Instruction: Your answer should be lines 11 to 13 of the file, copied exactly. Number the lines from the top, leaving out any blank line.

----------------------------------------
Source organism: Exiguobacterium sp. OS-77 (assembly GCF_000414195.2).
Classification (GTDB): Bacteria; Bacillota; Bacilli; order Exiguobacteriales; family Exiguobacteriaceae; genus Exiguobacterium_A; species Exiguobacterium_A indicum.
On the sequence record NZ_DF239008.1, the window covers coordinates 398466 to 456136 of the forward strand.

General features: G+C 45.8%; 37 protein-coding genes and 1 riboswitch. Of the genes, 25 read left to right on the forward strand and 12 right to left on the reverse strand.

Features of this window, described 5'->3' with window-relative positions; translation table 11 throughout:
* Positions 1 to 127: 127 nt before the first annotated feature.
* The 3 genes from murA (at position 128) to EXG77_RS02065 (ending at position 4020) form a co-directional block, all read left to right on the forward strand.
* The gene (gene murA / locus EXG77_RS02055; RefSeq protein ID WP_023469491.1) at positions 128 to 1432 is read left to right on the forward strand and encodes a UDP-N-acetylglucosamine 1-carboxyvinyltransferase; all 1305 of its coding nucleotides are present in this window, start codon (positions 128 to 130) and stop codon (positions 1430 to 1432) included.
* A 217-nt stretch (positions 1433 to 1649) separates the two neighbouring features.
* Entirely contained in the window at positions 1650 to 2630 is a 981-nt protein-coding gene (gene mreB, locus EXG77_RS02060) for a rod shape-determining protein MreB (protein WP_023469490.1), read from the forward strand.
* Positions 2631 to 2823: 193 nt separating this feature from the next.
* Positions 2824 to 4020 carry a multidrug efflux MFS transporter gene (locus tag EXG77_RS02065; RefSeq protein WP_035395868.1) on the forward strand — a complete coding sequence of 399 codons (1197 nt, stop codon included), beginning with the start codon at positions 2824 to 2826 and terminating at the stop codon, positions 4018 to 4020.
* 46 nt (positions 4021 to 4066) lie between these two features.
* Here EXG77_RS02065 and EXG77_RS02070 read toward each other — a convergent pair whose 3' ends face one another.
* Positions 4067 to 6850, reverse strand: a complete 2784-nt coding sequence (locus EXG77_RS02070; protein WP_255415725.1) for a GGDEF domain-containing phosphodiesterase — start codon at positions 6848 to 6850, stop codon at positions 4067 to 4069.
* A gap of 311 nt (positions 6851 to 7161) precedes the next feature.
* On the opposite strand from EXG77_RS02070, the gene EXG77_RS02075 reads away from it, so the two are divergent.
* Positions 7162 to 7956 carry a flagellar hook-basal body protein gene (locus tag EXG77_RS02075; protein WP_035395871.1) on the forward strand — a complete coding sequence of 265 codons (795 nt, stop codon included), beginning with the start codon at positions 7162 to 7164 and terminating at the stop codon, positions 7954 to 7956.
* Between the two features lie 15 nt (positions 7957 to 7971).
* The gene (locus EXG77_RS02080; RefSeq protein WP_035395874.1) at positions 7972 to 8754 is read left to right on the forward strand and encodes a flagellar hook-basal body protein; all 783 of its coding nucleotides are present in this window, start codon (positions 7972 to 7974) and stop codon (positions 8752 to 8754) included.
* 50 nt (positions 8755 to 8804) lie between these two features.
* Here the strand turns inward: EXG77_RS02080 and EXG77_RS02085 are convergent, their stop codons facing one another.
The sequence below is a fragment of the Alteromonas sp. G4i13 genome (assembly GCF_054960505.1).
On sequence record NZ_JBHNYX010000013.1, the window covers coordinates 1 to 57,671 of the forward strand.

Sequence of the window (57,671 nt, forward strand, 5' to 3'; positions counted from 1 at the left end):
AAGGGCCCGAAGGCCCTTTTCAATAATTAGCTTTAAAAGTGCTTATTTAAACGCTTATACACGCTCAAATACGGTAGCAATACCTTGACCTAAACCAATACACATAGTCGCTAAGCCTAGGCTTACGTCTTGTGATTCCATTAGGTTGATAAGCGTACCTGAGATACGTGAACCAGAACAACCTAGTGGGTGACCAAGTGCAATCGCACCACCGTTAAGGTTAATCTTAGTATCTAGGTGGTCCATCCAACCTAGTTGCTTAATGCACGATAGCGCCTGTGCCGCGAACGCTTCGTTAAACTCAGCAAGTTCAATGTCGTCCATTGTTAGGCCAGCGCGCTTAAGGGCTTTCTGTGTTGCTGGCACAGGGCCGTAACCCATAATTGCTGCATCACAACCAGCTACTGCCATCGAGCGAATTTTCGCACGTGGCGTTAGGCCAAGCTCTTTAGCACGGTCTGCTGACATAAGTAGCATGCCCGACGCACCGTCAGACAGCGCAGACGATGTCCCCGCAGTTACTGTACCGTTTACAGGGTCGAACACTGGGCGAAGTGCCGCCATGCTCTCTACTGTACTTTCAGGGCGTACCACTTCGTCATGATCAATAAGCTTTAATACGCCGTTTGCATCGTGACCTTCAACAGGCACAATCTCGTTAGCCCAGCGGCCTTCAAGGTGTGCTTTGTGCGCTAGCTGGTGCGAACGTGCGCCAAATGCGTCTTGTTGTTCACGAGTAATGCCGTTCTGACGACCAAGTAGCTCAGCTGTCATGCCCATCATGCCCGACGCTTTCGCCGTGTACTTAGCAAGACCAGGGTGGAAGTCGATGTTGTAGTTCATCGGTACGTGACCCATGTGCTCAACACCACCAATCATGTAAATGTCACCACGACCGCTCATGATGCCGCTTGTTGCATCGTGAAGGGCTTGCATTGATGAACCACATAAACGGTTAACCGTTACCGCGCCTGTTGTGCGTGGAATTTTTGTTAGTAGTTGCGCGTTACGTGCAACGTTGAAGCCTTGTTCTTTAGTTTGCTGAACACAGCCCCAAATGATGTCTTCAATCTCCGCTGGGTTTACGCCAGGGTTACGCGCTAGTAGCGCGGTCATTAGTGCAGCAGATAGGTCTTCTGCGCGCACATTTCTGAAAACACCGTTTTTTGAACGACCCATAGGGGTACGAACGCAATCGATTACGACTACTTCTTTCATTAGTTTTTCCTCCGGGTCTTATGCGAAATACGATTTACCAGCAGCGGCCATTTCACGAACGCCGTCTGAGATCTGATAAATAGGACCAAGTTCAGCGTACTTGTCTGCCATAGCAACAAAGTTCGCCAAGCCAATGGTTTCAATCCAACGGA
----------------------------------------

* Positions 2631 to 2823: 193 nt separating this feature from the next.
* Positions 2824 to 4020 carry a multidrug efflux MFS transporter gene (locus tag EXG77_RS02065; RefSeq protein WP_035395868.1) on the forward strand — a complete coding sequence of 399 codons (1197 nt, stop codon included), beginning with the start codon at positions 2824 to 2826 and terminating at the stop codon, positions 4018 to 4020.
* 46 nt (positions 4021 to 4066) lie between these two features.